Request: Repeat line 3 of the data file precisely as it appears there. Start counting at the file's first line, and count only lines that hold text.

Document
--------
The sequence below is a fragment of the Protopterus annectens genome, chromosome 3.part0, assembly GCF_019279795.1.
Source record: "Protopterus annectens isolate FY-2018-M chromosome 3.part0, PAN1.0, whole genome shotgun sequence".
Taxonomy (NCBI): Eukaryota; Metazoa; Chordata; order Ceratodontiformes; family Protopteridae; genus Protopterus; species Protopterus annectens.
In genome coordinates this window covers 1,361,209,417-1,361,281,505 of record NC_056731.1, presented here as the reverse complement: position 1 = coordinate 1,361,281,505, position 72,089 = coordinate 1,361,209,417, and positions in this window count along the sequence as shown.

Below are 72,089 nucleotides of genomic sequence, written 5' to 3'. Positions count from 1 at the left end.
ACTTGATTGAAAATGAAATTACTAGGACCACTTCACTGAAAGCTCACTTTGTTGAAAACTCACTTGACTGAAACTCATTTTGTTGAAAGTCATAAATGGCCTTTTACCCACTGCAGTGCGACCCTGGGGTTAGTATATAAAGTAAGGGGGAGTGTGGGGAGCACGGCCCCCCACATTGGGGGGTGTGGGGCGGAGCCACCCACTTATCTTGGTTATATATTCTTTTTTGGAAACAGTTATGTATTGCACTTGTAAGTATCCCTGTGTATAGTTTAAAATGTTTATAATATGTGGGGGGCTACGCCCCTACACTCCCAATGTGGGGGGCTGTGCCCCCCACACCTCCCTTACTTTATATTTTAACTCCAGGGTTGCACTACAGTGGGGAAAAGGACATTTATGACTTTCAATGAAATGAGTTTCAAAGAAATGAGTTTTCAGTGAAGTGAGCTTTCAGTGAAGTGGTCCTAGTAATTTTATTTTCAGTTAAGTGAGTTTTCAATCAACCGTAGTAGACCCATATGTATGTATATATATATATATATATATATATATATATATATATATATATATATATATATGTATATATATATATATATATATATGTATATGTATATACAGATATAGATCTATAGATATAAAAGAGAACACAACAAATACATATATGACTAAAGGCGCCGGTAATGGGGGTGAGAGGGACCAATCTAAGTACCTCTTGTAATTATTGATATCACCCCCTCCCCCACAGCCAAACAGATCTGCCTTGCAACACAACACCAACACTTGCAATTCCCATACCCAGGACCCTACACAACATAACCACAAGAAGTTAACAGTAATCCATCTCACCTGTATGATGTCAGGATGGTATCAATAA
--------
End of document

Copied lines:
Taxonomy (NCBI): Eukaryota; Metazoa; Chordata; order Ceratodontiformes; family Protopteridae; genus Protopterus; species Protopterus annectens.